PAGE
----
The price of nickel on the London Metal Exchange surged by 63 percent between October 2017 and April 2018, hitting a three-year high of $16,690 per tonne. It is now trading at $11,750.

Trade war anxiety has played its part in the price fall. But nickel has its own worries. Assumptions as to how both nickel’s price and supply chain would need to adapt to the new electric demand driver have just been upended. Continue Reading →

Battery Metal Bulls Fear China’s Big Disrupter to Hit Nickel – by Mark Burton and Jack Farchy (Bloomberg News – October 28, 2018)

https://www.bloomberg.com/

Commodity traders expect nickel, the silvery-white metal used to make stainless steel, to be a winner from the electric-vehicle revolution — it’s a key component of batteries.

But a Chinese metals giant with a knack of upending markets is threatening to spoil the party. Tsingshan Holding Group announced last month it’s building an Indonesian plant to produce nickel-cobalt salts for the battery market.

Transforming the Southeast Asian nation’s low-grade deposits into “class 1” metal — the equivalent of turning cheap table wine into a prized vintage — would disrupt the bullish narrative that’s helped shield nickel from a broader selloff in metal markets this year. Continue Reading →

Better nickel, base metal prices in 2020, Vale says – by Staff (Sudbury Star – October 26, 2018)

https://www.thesudburystar.com/

Lower prices for metals, including nickel, and the planned maintenance shutdown at its Sudbury operations, ate into Vale’s third-quarter revenues of its base metals division.

In a presentation Thursday, Vale said its base metals division generated US $778 million in the second quarter, but only $528 million in the most recent quarter.

“About 65 per cent of the decrease (in the third quarter) is related to the exogenous factor of lower prices of nickel, copper and cobalt, and 35 per cent mainly associated with Sudbury’s annual planned maintenance shutdown and its effects on lower by-product volumes and higher costs.” Continue Reading →

Vale still keen on nickel, at least in the long term – by Staff (Sudbury Star – October 25, 2018)

https://www.thesudburystar.com/

Vale said Wednesday it remains optimistic about the long-term prospects for nickel. The short-term, however, is another matter.

The company’s third quarter “results represented a tipping point for the Base Metals business,” Eduardo Bartolomeo, executive officer for Vale’s Base Metals division, said in a release. “We are undergoing an important restructuring process led by our new management team with the focus on optimizing our operations, stabilizing our cost structure and reviewing mine plans.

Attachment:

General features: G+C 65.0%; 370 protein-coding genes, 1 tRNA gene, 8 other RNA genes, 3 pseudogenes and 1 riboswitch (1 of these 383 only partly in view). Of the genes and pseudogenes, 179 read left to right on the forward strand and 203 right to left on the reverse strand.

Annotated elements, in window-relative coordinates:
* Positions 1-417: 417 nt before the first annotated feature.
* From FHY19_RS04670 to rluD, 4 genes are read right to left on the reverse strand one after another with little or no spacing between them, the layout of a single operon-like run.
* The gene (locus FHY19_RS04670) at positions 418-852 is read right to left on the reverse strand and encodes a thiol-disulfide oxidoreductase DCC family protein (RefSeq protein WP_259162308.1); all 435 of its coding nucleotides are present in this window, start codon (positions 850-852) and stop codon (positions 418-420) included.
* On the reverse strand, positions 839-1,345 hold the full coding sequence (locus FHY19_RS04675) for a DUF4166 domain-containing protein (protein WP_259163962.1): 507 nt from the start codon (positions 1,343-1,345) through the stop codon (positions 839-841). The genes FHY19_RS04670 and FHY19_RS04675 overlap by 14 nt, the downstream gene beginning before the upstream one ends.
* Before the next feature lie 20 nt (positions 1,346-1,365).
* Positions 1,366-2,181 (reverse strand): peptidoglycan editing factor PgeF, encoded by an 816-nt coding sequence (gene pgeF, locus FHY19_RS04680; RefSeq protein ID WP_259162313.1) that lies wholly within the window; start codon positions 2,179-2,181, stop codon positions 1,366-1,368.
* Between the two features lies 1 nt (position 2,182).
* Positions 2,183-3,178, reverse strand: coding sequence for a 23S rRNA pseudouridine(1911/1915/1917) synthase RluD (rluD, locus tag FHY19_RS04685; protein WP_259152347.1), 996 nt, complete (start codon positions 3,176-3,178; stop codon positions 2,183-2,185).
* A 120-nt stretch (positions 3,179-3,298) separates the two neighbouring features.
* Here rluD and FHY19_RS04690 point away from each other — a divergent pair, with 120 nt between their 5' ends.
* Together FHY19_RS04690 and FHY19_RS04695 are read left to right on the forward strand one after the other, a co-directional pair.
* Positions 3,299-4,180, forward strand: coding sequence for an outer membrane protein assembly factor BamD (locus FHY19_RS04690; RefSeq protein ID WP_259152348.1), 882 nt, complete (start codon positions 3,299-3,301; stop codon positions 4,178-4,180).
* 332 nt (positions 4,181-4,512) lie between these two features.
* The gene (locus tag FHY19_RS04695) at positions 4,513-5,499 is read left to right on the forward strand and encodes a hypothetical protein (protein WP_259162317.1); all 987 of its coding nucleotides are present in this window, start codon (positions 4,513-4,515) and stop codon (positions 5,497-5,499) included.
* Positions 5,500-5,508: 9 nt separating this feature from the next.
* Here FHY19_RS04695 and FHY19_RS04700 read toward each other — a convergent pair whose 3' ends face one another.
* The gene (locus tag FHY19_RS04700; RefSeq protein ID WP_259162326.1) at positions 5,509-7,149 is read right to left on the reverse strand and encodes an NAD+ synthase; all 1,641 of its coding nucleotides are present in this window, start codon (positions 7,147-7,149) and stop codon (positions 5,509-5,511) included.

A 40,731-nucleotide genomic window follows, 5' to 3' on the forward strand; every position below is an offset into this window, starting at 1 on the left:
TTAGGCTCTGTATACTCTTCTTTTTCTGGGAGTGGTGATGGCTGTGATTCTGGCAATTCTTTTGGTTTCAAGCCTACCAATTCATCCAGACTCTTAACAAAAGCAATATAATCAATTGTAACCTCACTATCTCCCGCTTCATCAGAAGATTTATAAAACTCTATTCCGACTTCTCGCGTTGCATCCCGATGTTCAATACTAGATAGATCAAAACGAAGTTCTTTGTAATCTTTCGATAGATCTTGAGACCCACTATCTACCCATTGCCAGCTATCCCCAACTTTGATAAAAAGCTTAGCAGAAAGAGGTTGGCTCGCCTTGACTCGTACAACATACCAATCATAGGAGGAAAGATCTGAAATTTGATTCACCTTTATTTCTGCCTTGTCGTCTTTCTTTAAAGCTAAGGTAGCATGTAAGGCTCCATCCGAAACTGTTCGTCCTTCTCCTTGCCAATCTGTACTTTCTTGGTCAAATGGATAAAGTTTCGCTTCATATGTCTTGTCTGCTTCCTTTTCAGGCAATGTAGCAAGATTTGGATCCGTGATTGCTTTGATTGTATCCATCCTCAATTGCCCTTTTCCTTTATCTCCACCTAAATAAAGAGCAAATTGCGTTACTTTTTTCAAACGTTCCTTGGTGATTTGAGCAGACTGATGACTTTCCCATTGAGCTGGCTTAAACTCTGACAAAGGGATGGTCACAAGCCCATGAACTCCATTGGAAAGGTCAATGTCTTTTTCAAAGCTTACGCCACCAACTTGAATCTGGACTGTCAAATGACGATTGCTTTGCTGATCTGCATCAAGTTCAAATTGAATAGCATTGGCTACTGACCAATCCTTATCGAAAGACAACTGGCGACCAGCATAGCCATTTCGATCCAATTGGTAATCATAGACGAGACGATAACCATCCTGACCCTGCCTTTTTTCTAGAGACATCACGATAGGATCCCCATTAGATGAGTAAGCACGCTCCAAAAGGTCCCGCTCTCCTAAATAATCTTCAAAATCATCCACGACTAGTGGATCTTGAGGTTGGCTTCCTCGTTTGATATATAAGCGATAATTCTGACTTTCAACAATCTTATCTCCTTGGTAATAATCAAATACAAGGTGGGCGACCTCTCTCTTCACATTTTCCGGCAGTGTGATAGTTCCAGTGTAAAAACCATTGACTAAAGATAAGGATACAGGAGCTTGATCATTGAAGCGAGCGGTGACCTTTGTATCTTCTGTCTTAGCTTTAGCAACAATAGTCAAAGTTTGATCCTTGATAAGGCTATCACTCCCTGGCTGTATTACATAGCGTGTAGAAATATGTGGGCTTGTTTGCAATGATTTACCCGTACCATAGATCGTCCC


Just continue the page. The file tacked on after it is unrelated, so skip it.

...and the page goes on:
“We are creating the basis for the nickel business to generate strong cash flows in any price scenario, while keeping the optionality to capture the upside of emerging demand for nickel in electric vehicles.” Part of that restructuring has led to mine closures and job cuts in Sudbury and Thompson, Man. Continue Reading →

Flow of LME nickel to hidden storage dents bull story – by Eric Onstad (Reuters U.K. – October 19, 2018)

https://uk.reuters.com/

LONDON (Reuters) – The bulk of nickel moving out of London Metal Exchange-approved warehouses in Asia is showing up in hidden facilities in Europe, analysts said, denting a bullish scenario of potential shortages.

LME nickel stocks have shrunk by about 40 percent this year, largely from warehouses in Malaysia, Taiwan and Singapore, but much of that metal is not being consumed, industry sources and analysts said.

Nickel is mainly used to make stainless steel, but forecasts show that more will be needed for electric vehicle batteries in coming years. It has been the LME’s top performer this year and prices were up 25 percent in June, before the wider market was hit by macroeconomic worries. Continue Reading →

The Future of the Car May Be Older Than the Model T – by David Stringer, Chisaki Watanabe, Jie Ma, Jack Kaskey, Andrew Noel and R.T. Watson (Bloomberg/Mining.com – October 21, 2018)

http://www.mining.com/

Vale has said it expects the EV revolution to boost battery market
nickel demand to as much as 700,000 tons in 2025, from just 36,000
tons this year.

(Bloomberg) — It took more than seven years for automakers to sell 4 million passenger electric vehicles. It’ll take about six months to sell the next million.

That surging demand is transforming the lithium-ion battery business, with more power packs expected to be installed in EVs this year than in consumer electronics, according to Bloomberg NEF. China, where subsidy-toting drivers own a third of the world’s passenger EVs, is doing the most to fuel the boom.

The market value of batteries used in electric cars, electric buses and related energy storage should multiply by about 10 times to a potential $500 billion by 2050, according to Sanford C. Bernstein & Co. research. Many of the biggest battery producers aren’t benefiting now because they’re spending billions of dollars to add manufacturing capacity and form global partnerships with automakers. Down the line, though, the trend changes. Continue Reading →